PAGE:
Usually, I just tell the story.
Peter and his friends were downcast after their friend and Lord Jesus died. Unclear about what to do next, Peter chose what came natural to himâ€”“I’m going fishing,” he said. Makes sense. Few things offer a bit of peace to an outdoorsman like time out on the water, listening to the waves beat against the side of the boat, deeply inhaling the fresh air and feeling the breeze in your face. Having some simple task upon which to focus like hauling in a few fish can be good medicine for the hurting, troubled soul.
How many times do we likewise seek comfort in such simple pleasures when life is hard to endure or understand?
However, this activity, designed for some respite from grief, ultimately turned to frustration for Peter and the disciples. These seasoned fishermen caught nothing! All night long! It must have been maddening.
Early in the morning, a dim figure could be seen standing in the mists on the shore. The men in the boat didn’t recognize him, but it was Jesus. He called out to them, advising them to let their nets down on the other side of the boat. At first they grumbled (what does this stranger know?), but then they gave it a try. Surprise! A net full of fish! So heavy they couldn’t pull it into the boat.
Peter had seen this beforeâ€”Jesus had worked a similar miracle earlier in his career. So the apostle knew immediately that it was his Savior, risen from the dead, who had worked this wonder too. Impetuous Peter slapped on a shirt, jumped into the water, and splashed his way to shore to see the Lord.
The others followed in the boat, with a haul of 153 fish. (That’s how you can tell a fish story, by the way. Who else but fishermen would remember exactly how many they caught, such an odd number!)
Jesus invited them to have breakfast with him, there on the beach, another pleasant activity campers and fisherman enjoy. There, in the cool of the morning, with the smell of the campfire and sizzle of frying fish in the pan, the risen Christ spoke to them. He comforted them. He is risen! He is with us!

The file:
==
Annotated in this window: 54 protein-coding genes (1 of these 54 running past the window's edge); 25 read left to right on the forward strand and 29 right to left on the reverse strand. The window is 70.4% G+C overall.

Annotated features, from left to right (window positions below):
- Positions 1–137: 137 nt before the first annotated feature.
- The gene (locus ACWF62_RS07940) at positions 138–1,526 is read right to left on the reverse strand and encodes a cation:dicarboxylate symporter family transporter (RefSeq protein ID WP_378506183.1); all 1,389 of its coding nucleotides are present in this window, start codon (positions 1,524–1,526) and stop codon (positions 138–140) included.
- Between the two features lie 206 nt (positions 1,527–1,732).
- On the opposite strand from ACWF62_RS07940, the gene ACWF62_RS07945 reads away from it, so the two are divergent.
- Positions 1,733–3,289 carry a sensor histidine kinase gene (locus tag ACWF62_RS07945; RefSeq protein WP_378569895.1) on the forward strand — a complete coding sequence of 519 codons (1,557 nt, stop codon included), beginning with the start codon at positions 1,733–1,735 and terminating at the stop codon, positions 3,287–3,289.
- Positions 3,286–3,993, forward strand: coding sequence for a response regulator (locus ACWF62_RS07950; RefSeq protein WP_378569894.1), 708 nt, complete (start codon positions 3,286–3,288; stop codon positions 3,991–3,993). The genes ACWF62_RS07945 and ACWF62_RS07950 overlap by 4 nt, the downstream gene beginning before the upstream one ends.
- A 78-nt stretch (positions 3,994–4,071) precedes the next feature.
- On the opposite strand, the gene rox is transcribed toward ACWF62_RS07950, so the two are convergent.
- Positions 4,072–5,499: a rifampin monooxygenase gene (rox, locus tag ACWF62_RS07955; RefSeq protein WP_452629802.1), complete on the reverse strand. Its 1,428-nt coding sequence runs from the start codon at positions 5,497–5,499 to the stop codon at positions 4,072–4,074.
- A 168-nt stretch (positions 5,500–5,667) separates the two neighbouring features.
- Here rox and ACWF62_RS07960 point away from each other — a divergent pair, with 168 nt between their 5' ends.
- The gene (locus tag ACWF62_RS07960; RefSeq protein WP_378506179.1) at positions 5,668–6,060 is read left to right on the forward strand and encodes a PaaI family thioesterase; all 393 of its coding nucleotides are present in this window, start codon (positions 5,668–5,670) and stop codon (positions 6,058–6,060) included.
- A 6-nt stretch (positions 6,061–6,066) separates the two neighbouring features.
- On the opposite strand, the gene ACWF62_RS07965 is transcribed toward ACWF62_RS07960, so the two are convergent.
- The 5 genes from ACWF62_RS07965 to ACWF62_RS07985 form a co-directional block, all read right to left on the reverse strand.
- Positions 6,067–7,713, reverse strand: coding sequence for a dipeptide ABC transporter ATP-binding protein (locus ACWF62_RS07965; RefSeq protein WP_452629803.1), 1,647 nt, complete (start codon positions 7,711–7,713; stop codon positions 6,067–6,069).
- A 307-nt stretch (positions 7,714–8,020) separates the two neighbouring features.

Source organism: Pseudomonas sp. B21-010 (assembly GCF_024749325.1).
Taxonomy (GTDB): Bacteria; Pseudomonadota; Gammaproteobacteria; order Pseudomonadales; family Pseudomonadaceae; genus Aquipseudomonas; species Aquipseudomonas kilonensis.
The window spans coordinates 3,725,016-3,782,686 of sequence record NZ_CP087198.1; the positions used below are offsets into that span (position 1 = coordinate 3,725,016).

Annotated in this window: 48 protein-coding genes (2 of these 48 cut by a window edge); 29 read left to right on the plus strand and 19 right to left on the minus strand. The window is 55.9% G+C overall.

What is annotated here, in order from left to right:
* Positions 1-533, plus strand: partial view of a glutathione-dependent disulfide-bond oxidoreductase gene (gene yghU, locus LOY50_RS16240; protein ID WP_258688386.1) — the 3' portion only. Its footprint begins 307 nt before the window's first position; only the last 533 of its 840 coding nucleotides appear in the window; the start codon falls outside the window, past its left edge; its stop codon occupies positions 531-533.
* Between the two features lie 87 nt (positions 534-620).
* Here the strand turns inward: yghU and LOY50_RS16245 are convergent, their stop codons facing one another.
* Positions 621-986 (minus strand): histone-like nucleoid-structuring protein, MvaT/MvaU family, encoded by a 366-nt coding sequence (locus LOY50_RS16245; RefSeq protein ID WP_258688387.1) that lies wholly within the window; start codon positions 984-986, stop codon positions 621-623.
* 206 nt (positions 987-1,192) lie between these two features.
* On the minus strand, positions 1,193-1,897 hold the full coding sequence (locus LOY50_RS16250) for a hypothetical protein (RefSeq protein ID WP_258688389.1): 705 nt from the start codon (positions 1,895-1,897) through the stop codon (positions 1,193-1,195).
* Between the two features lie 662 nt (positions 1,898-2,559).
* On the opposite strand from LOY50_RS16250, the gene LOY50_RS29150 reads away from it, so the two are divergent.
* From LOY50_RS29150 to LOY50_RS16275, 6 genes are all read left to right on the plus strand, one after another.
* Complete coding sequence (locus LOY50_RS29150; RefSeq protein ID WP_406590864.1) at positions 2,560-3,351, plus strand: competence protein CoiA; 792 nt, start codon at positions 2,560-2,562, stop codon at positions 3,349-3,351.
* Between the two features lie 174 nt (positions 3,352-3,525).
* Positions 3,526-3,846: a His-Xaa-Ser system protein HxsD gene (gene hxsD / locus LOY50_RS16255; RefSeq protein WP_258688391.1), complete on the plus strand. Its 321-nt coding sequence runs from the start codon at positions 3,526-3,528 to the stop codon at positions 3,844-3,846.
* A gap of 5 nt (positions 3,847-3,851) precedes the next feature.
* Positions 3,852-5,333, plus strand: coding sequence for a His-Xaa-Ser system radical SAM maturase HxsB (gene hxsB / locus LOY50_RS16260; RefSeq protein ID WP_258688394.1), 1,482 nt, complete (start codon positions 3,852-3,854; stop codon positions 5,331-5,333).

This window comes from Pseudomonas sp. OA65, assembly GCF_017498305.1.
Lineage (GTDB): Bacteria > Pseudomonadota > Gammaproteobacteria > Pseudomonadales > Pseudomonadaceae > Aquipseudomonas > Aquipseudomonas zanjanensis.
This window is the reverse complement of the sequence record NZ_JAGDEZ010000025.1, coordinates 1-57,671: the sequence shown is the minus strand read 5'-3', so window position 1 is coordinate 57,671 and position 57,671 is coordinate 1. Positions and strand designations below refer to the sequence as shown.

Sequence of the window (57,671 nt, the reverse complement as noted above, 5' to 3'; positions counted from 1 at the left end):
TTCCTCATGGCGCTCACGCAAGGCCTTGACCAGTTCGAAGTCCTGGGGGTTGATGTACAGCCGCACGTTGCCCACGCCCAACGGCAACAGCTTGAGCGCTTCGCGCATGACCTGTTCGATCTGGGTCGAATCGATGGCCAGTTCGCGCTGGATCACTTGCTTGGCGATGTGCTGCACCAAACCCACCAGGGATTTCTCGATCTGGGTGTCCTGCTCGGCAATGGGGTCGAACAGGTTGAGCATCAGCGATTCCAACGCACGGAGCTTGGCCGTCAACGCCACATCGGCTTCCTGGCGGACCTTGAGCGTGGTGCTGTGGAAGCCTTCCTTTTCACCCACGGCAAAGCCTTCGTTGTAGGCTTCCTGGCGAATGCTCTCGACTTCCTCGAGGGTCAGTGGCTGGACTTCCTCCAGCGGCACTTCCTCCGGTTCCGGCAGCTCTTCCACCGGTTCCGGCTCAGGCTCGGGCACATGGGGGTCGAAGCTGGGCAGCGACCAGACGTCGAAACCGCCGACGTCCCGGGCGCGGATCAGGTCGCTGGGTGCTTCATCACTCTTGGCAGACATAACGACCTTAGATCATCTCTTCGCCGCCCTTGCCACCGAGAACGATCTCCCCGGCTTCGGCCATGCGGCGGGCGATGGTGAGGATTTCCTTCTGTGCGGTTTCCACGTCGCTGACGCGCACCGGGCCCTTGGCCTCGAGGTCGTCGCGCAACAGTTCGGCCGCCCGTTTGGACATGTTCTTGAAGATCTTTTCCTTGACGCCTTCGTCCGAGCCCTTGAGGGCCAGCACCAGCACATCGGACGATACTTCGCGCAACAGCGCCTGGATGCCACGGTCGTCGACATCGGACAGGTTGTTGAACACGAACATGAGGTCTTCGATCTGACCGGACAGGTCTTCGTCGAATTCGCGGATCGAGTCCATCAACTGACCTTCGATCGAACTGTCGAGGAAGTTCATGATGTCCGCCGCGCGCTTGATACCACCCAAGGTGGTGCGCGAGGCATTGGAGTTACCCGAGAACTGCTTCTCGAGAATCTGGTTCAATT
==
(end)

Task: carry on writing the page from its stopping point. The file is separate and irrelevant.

Jesus talked especially to Peter, who at that point in his life, after some notable failures, needed a whole lot of comfort, forgiveness, restoration, rejuvenation. On that morning, Jesus tended his broken heart, gave him a bit of hope, a path to walk in the future, direction and consolation for his life.
And here we may find ourselves as well, toiling in darkness, awaiting the dawn of a new day. Can you put yourself in that boat, on that shore, with this Jesus?
Hope stands, though it may be but dimly-viewed on the shore. Hear his voice. Come to his simple feast of hope and comfort.
I will exalt you, Lord, for you rescued me.
You refused to let my enemies triumph over me.
O Lord my God, I cried to you for help,
and you restored my health.
You brought me up from the grave, O Lord.
You kept me from falling into the pit of death.
Sing to the Lord, all you godly ones!
Praise his holy name.
For his anger lasts only a moment,
but his favor lasts a lifetime!
Weeping may last through the night,
but joy comes with the morning.
(from Psalm 30, NLT)